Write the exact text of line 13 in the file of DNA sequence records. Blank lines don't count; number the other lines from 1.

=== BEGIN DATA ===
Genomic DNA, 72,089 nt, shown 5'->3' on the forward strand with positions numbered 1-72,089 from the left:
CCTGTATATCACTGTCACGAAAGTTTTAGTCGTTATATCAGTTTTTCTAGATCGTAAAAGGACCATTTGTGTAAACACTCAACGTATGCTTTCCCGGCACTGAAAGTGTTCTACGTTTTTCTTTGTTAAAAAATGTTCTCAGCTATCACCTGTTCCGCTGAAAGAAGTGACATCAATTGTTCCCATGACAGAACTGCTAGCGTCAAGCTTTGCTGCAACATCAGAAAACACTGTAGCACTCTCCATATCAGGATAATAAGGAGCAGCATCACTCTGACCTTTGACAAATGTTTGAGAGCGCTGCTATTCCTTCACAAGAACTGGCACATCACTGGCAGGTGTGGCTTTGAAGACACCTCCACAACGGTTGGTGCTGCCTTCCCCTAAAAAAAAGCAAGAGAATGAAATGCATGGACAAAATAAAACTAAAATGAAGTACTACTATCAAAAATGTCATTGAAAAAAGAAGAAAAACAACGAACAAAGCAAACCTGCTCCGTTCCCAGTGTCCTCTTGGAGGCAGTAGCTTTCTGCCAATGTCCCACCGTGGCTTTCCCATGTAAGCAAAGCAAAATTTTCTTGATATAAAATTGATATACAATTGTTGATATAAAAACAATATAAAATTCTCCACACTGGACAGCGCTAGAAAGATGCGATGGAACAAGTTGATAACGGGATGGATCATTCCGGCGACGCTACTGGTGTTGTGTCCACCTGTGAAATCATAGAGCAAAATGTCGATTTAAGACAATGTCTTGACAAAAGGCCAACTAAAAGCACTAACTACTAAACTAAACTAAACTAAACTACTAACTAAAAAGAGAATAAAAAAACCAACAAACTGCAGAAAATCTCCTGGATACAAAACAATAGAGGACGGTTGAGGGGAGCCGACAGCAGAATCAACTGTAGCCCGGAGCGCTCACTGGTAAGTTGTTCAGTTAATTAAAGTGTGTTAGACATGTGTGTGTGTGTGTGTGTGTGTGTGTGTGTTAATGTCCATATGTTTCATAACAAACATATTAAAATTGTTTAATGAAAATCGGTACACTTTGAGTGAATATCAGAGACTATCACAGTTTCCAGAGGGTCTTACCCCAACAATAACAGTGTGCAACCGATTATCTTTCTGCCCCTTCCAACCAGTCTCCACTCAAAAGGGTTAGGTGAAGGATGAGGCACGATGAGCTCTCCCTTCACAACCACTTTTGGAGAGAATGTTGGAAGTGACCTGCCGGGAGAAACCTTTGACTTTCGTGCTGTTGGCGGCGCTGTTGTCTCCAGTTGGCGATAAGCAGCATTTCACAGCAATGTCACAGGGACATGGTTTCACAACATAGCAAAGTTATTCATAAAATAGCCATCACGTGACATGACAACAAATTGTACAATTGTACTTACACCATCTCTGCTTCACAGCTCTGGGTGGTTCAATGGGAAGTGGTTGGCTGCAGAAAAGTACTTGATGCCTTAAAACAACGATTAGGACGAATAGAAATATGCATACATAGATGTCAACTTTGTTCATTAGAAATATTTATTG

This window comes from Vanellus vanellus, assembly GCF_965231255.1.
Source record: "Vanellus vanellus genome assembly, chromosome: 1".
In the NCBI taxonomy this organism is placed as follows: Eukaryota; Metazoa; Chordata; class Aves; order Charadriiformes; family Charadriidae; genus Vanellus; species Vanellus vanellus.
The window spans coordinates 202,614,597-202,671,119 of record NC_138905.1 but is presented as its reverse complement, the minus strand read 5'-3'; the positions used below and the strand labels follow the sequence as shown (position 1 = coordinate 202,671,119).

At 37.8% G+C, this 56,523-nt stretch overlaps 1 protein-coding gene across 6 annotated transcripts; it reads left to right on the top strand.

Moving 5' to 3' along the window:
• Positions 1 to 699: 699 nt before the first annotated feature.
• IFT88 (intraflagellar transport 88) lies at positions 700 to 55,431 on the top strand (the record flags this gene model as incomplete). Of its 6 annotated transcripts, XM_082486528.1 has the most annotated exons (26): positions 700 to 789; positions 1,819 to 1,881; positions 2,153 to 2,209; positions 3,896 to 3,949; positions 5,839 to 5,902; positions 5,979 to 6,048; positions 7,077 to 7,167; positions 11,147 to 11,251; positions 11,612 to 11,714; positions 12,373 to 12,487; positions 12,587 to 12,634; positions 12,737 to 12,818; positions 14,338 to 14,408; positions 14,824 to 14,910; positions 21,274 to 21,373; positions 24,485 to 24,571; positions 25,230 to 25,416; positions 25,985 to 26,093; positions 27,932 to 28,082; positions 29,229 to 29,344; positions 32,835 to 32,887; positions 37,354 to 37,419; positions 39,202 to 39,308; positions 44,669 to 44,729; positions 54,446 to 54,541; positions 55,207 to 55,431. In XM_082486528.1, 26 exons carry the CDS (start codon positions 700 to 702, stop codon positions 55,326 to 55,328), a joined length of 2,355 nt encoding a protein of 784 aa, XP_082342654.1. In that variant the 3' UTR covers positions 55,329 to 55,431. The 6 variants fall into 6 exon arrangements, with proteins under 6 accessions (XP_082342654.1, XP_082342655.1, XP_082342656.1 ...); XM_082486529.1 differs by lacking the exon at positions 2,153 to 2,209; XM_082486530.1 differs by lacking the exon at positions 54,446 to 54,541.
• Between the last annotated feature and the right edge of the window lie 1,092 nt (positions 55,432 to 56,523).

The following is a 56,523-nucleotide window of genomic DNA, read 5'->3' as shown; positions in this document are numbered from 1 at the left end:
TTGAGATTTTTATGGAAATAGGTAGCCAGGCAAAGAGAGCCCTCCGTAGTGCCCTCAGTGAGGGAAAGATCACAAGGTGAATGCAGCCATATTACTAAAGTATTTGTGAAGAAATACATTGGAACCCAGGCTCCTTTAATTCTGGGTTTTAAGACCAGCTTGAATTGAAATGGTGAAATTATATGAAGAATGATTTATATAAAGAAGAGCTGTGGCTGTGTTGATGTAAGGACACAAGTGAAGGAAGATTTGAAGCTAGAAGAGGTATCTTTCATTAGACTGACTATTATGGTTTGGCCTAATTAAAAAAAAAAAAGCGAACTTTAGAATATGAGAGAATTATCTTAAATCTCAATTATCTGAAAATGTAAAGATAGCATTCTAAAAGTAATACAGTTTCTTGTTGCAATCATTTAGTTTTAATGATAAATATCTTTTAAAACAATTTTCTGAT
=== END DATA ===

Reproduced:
TTGAGATTTTTATGGAAATAGGTAGCCAGGCAAAGAGAGCCCTCCGTAGTGCCCTCAGTGAGGGAAAGATCACAAGGTGAATGCAGCCATATTACTAAAGTATTTGTGAAGAAATACATTGGAACCCAGGCTCCTTTAATTCTGGGTTTTAAGACCAGCTTGAATTGAAATGGTGAAATTATATGAAGAATGATTTATATAAAGAAGAGCTGTGGCTGTGTTGATGTAAGGACACAAGTGAAGGAAGATTTGAAGCTAGAAGAGGTATCTTTCATTAGACTGACTATTATGGTTTGGCCTAATTAAAAAAAAAAAAGCGAACTTTAGAATATGAGAGAATTATCTTAAATCTCAATTATCTGAAAATGTAAAGATAGCATTCTAAAAGTAATACAGTTTCTTGTTGCAATCATTTAGTTTTAATGATAAATATCTTTTAAAACAATTTTCTGAT